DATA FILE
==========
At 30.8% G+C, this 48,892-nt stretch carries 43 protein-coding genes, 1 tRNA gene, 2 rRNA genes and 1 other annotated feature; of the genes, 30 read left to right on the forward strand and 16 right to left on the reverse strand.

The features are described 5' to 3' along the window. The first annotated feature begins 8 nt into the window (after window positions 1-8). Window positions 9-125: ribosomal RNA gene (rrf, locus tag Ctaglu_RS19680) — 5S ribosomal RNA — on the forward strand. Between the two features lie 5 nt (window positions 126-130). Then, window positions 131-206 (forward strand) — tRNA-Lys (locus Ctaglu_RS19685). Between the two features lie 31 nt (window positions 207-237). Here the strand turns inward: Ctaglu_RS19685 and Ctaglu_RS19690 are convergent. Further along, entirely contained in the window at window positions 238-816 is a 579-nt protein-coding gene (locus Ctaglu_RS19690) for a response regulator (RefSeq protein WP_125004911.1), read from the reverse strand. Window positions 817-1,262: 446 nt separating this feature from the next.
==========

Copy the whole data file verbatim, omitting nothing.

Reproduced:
At 30.8% G+C, this 48,892-nt stretch carries 43 protein-coding genes, 1 tRNA gene, 2 rRNA genes and 1 other annotated feature; of the genes, 30 read left to right on the forward strand and 16 right to left on the reverse strand.

The features are described 5' to 3' along the window. The first annotated feature begins 8 nt into the window (after window positions 1-8). Window positions 9-125: ribosomal RNA gene (rrf, locus tag Ctaglu_RS19680) — 5S ribosomal RNA — on the forward strand. Between the two features lie 5 nt (window positions 126-130). Then, window positions 131-206 (forward strand) — tRNA-Lys (locus Ctaglu_RS19685). Between the two features lie 31 nt (window positions 207-237). Here the strand turns inward: Ctaglu_RS19685 and Ctaglu_RS19690 are convergent. Further along, entirely contained in the window at window positions 238-816 is a 579-nt protein-coding gene (locus Ctaglu_RS19690) for a response regulator (RefSeq protein WP_125004911.1), read from the reverse strand. Window positions 817-1,262: 446 nt separating this feature from the next.